Recall that minerals are treated as arrangements of atoms. MD calculations treat the atoms as independent particles, but we can take a step back and think of treating the entire collection of atoms as an ensemble. This is due to the computational limitations of modern-day computers and the number of atoms that we can simulate in a calculation. For example, one gram of NaCl is on the order of 1025 atoms, which would be impossible to calculate within our lifetimes when scaling this to the Earth. To get around this problem, we treat atomic systems by incorporating statistical mechanics: a physics discipline that uses a mathematical framework to apply statistics and probability theory to large amounts of microscopic ensembles. A major goal of statistical mechanics is to derive classical thermodynamic properties of materials in terms of the particles and the interactions between them. From our simulations, we can calculate equilibrium energies of systems at a given temperature and pressure condition. With these energies, we can calculate thermodynamic properties and predict stable mineral assemblages and phases. Thermodynamic properties of materials can also be measured experimentally, giving us a constraint between observations and theory.

Tying everything together

The advancement in seismological tomography and mineral physics has led to the development of models that can relate seismic observations to material properties (Stixrude and Lithgow-Betelloni, 2005). One such example is the prediction and observation of mineral phases such as the transition of perovskite to post-perovskite (Murakami et al., 2004) both in the lab and at the Earth’s lower most mantle. The thermodynamic and physical properties calculated from theory and measured from experiments can be compared to the information we gain from seismic wave observations such as pressure, density, and elastic moduli as a function of depth (Bullen and Bolt, 1985). The agreement between observation and theory is a confirmation that the methods described above work well and give us better insight as to what the Earth’s interior looks like!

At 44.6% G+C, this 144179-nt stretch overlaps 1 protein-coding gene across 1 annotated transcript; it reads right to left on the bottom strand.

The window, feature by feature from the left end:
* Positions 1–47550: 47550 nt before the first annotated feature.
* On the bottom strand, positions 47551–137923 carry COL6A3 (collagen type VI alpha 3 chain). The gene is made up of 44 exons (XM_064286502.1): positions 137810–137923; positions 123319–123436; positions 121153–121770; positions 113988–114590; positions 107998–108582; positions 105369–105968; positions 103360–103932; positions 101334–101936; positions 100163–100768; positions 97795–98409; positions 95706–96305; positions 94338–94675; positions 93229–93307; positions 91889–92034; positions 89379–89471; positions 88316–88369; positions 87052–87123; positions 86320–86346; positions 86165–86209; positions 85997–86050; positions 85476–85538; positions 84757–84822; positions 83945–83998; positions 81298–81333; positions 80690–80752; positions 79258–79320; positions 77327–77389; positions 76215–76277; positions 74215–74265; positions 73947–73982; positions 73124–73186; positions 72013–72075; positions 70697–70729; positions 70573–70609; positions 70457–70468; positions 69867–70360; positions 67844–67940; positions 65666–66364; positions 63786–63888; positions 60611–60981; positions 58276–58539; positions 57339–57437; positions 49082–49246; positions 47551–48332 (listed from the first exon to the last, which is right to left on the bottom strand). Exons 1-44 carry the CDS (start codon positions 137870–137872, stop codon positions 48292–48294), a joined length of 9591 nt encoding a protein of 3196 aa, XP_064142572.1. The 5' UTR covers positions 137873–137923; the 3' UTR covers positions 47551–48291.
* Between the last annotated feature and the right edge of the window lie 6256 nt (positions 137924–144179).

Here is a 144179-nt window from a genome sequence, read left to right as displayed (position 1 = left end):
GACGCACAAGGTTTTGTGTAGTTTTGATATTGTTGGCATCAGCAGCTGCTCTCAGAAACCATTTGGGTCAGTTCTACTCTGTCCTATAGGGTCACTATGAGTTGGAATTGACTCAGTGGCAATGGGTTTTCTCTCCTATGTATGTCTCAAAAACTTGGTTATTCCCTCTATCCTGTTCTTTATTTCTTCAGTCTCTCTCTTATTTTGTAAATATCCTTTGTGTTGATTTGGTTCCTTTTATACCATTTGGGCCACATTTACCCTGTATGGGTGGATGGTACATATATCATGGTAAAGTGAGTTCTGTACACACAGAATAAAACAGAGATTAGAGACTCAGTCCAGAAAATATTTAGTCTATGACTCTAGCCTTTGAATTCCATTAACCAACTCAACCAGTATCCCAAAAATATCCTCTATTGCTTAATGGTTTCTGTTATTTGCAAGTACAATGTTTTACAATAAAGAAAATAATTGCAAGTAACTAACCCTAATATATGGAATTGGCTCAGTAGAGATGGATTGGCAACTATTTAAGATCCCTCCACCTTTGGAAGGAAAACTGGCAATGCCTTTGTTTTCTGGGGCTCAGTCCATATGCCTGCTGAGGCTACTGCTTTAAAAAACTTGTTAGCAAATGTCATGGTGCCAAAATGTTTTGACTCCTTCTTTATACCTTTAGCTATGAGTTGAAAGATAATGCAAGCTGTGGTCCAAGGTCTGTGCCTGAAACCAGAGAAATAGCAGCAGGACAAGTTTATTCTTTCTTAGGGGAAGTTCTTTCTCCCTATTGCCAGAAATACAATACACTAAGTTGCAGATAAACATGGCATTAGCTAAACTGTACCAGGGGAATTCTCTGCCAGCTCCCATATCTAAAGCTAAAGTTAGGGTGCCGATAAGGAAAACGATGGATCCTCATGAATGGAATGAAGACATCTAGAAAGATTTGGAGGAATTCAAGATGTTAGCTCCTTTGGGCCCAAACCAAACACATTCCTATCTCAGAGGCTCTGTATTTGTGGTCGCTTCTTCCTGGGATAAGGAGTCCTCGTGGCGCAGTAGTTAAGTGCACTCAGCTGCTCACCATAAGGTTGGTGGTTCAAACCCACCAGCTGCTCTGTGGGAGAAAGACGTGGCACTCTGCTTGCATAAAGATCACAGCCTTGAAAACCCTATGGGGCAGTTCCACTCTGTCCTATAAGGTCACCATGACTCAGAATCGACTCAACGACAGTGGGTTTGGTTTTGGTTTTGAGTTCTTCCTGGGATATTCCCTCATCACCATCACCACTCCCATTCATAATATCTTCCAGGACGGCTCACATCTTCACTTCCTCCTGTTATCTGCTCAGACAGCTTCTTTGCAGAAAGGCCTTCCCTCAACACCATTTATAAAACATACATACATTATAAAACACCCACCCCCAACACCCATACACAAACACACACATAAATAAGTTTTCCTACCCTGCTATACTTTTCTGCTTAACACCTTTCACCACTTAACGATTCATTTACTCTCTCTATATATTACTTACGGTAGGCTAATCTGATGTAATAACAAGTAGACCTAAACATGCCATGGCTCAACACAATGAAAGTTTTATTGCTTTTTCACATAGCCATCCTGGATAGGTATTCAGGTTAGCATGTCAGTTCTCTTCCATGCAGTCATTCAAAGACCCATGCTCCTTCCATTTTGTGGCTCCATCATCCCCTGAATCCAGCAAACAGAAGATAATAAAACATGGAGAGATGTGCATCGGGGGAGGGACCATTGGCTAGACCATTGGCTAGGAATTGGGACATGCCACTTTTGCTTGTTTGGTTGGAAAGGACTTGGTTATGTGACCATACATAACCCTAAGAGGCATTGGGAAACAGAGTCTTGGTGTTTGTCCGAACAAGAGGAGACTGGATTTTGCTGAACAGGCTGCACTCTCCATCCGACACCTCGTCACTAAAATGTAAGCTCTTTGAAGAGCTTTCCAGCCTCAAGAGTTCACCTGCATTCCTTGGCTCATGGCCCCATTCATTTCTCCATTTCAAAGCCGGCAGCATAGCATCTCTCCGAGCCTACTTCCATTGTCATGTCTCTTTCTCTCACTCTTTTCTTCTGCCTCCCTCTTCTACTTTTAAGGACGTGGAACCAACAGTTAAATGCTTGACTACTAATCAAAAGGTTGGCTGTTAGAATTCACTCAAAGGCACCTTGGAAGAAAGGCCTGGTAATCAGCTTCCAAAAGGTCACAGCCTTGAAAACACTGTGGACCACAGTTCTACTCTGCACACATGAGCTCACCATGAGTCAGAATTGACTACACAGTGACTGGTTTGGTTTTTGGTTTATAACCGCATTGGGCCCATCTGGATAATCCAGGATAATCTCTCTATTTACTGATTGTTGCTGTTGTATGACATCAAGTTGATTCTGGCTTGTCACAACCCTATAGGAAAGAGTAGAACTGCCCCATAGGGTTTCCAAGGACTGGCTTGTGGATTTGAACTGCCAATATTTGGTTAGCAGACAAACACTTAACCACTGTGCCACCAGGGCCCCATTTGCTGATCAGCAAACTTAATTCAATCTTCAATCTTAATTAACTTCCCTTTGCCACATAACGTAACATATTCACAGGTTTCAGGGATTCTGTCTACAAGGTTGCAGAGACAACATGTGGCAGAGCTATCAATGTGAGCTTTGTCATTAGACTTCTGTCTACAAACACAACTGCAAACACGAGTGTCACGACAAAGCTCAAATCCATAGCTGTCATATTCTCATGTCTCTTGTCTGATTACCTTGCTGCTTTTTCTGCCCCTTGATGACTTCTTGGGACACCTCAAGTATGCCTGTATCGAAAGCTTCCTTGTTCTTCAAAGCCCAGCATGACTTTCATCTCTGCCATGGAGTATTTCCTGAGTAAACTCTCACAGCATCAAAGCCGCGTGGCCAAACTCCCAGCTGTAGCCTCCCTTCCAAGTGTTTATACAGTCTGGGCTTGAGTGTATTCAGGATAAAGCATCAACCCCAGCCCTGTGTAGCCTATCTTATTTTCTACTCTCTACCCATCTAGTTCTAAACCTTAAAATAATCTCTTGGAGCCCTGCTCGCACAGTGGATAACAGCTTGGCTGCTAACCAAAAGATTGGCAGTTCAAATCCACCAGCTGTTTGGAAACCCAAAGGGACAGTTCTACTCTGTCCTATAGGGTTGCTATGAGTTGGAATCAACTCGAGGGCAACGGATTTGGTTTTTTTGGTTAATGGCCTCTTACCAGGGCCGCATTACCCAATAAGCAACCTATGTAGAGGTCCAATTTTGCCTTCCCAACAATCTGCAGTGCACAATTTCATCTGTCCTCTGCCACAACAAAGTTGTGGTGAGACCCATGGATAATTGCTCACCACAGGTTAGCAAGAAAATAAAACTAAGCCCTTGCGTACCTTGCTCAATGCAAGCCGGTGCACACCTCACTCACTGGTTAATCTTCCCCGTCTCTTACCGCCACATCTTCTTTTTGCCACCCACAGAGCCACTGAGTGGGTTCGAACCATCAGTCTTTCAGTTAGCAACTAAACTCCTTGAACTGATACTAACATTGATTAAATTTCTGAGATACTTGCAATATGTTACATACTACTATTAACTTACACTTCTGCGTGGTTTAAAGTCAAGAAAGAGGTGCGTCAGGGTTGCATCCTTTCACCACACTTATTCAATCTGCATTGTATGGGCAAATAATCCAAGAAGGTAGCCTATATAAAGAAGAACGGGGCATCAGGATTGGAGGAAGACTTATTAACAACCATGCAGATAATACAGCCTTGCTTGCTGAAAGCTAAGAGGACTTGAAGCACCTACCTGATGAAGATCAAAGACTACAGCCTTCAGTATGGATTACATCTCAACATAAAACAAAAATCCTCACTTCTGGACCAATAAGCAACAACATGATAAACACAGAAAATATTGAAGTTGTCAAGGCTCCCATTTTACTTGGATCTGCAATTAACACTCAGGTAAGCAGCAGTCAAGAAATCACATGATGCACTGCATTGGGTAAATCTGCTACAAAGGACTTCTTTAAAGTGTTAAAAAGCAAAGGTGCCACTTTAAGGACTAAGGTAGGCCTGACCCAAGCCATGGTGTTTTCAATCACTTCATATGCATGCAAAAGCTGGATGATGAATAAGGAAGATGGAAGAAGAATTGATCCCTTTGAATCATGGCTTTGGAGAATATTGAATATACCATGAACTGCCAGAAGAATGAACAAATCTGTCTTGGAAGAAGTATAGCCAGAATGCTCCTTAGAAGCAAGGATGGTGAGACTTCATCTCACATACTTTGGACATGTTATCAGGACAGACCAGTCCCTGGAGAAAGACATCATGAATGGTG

Bullen, Keith Edward, and Bolt, Bruce, A. "An introduction to the theory of seismology". Cambridge university press, 1985.

Kohn, Walter, Axel D. Becke, and Robert G. Parr. "Density functional theory of electronic structure." The Journal of Physical Chemistry 100.31 (1996): 12974-12980.

Kohn, Walter. "Nobel Lecture: Electronic structure of matter—wave functions and density functionals." Reviews of Modern Physics 71.5 (1999): 1253.

Kozlovsky, Ye A. "The world's deepest well." Scientific American 251.6 (1984): 98-105.

McDonough, William F., and S-S. Sun. "The composition of the Earth." Chemical geology 120.3-4 (1995): 223-253.

Murakami, Motohiko, et al. "Post-perovskite phase transition in MgSiO3." Science 304.5672 (2004): 855-858.

Nickel, Ernest H. "Definition of a mineral." Mineralogical Magazine 59.397 (1995): 767-768.

Nickel, Ernest H., and Joel D. Grice. "The IMA Commission on New Minerals and Mineral Names: procedures and guidelines on mineral nomenclature, 1998." Mineralogy and Petrology 64.1 (1998): 237-263.

Stixrude, Lars, and Carolina Lithgow-Bertelloni. "Thermodynamics of mantle minerals—I. Physical properties." Geophysical Journal International 162.2 (2005): 610-632.